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Articles on this Page
- 08/13/10--03:34: _Architect Visit: Ri...
- 08/13/10--07:30: _Lighting: Arco Floo...
- 08/13/10--10:30: _Bath: Pool Sink by...
- 08/13/10--11:30: _Accessories: Tetu C...
- 08/13/10--13:45: _Hotels, Lodging & R...
- 08/16/10--03:23: _Architect Visit: Jo...
- 08/16/10--06:40: _High/Low: Wooden Sp...
- 08/16/10--09:58: _Lighting: String Li...
- 08/16/10--11:32: _Storage: Walnut Coa...
- 08/16/10--13:40: _Accessories: Charlo...
- 08/17/10--03:15: _Steal This Look: Ca...
- 08/17/10--06:00: _Accessories: Marine...
- 08/17/10--08:30: _Tabletop: Fat Tray ...
- 08/17/10--12:14: _Shopper's Diary: Ge...
- 08/17/10--13:30: _Children's Rooms: N...
- 08/18/10--03:15: _10 Easy Pieces: Int...
- 08/18/10--06:00: _Outdoors: Steel Gar...
- 08/18/10--08:30: _Outdoors: NeutraBox...
- 08/18/10--11:00: _Outdoors: Hive Rubb...
- 08/18/10--13:30: _Palette & Paints: G...
- 08/13/10--03:34: Architect Visit: Rick Joy in Woodstock, Vermont
- 08/13/10--07:30: Lighting: Arco Floor Lamp
- 08/13/10--10:30: Bath: Pool Sink by Marti Guixe for Azzurro
- 08/13/10--11:30: Accessories: Tetu Cast Iron Doorstop at Mjolk
- 08/13/10--13:45: Hotels, Lodging & Restaurants: Hegia in Biarritz
- 08/16/10--06:40: High/Low: Wooden Spoon Set
- 08/16/10--09:58: Lighting: String Lights from Pigeon Toe Ceramics
- 08/16/10--11:32: Storage: Walnut Coat Rack at Canoe
- 08/16/10--13:40: Accessories: Charlotte Storrs Stoneware in England
- 08/17/10--03:15: Steal This Look: Cape Cod Artist's House
- 08/17/10--06:00: Accessories: Marine Life Charts from Scandinavian Fishing Year Book
- 08/17/10--08:30: Tabletop: Fat Tray Box Container by Alessi
- 08/17/10--12:14: Shopper's Diary: General Home Store in East Hampton
- 08/17/10--13:30: Children's Rooms: Nautical Flag Banners at Land of Nod
- 08/18/10--03:15: 10 Easy Pieces: Interior Door Levers
- 08/18/10--06:00: Outdoors: Steel Garden Wall in Europe
- 08/18/10--08:30: Outdoors: NeutraBox Mail Box by Héctor Pérez
- 08/18/10--11:00: Outdoors: Hive Rubber Doormat from Chiasso
- 08/18/10--13:30: Palette & Paints: Gray and Yellow at CB2
Tuscon-based architect Rick Joy grew up in Maine, where he studied music and worked as a carpenter before going to architecture school at the University of Arizona. Joy has earned a reputation as a master of desert rammed-earth construction (Steven Holl calls his work "transcendent moments of space, light, and matter" in Rick Joy: Desert Works). For this project in the Green Mountains of Vermont, Joy departed from his usual vocabulary and created a gable-roofed, steel-framed cedar-shingle-and-stone house and barn. The traditional "stone-ender walls" are made from bedrock salvaged from the bottom of Lake Champlain, engineered by Olde World Masonry. Among the green features Joy incorporated in the design are a wind tower, solar panels, geothermal heating, and a hydropower feature, all of which means the clients will be "selling electricity back to the power company very soon," Joy says.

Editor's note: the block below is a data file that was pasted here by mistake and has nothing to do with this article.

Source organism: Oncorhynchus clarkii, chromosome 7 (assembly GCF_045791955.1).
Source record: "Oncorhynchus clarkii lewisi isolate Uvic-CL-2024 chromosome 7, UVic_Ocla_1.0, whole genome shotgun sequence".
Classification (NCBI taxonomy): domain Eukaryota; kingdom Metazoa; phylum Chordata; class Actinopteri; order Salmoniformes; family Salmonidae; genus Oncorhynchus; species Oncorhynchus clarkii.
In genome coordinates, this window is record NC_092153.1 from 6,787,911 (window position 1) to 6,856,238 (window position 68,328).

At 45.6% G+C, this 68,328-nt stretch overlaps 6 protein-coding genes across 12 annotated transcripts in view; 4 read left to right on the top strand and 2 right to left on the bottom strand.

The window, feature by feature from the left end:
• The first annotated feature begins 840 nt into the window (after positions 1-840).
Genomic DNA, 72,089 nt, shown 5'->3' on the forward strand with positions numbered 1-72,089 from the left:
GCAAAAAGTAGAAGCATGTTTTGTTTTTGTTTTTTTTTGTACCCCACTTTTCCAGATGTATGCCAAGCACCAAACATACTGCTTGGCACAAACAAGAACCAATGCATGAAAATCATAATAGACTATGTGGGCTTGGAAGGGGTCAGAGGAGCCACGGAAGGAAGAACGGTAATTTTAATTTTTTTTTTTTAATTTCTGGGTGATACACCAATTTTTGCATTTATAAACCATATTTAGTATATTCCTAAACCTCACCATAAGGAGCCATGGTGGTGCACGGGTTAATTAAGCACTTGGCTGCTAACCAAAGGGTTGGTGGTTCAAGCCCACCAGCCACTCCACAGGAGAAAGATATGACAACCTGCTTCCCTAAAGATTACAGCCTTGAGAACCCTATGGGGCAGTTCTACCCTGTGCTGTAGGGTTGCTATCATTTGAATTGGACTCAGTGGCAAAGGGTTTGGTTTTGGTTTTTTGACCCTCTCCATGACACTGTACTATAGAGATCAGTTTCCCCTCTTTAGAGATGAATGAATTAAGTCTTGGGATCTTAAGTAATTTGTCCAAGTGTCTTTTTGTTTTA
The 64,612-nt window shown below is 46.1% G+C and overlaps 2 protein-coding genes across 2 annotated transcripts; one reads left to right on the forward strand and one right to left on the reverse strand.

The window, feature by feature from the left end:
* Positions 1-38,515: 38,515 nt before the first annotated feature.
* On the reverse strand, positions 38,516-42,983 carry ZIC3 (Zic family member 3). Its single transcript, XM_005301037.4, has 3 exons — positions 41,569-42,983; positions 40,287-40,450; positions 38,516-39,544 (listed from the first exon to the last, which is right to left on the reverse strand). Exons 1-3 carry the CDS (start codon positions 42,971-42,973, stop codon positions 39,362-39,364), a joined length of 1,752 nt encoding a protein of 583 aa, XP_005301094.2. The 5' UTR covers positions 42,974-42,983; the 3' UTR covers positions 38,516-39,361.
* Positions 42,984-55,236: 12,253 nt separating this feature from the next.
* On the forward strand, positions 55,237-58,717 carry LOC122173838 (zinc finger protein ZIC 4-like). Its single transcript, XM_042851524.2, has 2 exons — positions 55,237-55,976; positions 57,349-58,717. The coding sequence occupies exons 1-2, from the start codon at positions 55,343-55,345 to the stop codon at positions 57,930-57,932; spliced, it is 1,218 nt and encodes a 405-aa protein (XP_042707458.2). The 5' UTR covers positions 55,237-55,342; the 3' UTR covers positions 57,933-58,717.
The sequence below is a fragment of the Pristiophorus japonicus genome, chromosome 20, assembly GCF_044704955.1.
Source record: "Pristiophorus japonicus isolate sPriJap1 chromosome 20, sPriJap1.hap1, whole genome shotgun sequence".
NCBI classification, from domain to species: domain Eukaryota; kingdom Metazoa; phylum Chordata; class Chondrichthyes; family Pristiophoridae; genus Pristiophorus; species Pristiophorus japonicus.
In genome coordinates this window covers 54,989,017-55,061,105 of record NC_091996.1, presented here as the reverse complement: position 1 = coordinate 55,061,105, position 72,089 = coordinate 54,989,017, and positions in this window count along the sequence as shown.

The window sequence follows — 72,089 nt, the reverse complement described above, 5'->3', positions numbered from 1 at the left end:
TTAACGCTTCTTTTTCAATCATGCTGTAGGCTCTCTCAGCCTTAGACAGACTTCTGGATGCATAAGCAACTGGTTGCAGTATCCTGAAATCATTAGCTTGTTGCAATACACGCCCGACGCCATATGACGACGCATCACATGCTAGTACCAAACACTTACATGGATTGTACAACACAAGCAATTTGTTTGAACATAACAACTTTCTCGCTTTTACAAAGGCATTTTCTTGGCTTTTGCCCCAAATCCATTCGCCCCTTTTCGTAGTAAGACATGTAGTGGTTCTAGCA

The Arco Floor Lamp, a modern design classic created in 1962 by the Castiglioni brothers for Flos, manages to be both sleek (the chrome arch has an elegant reach of eight feet) and rustic (the marble base has a rough-hewn quality) and comes with a marble base shown below; investment-priced at $2,696 from DWR.
Discovered via Moco Loco: Barcelona designer Marti Guixe's streamlined Pool Sink for Italian bathware company Azzurro; a square bathroom sink with built-in teak shelves for soaps and an oversized clothespin towel holder, made of stainless steel coated with white or light gray epoxy. Go to Azzurro for more information.
Makoto Koizumo of Koizumi Studio was inspired by river stones when he designed the Tetu Cast Iron Doorstop, which is made of Nambu cast iron (a material first used in the middle of the 17th century in northern Japan).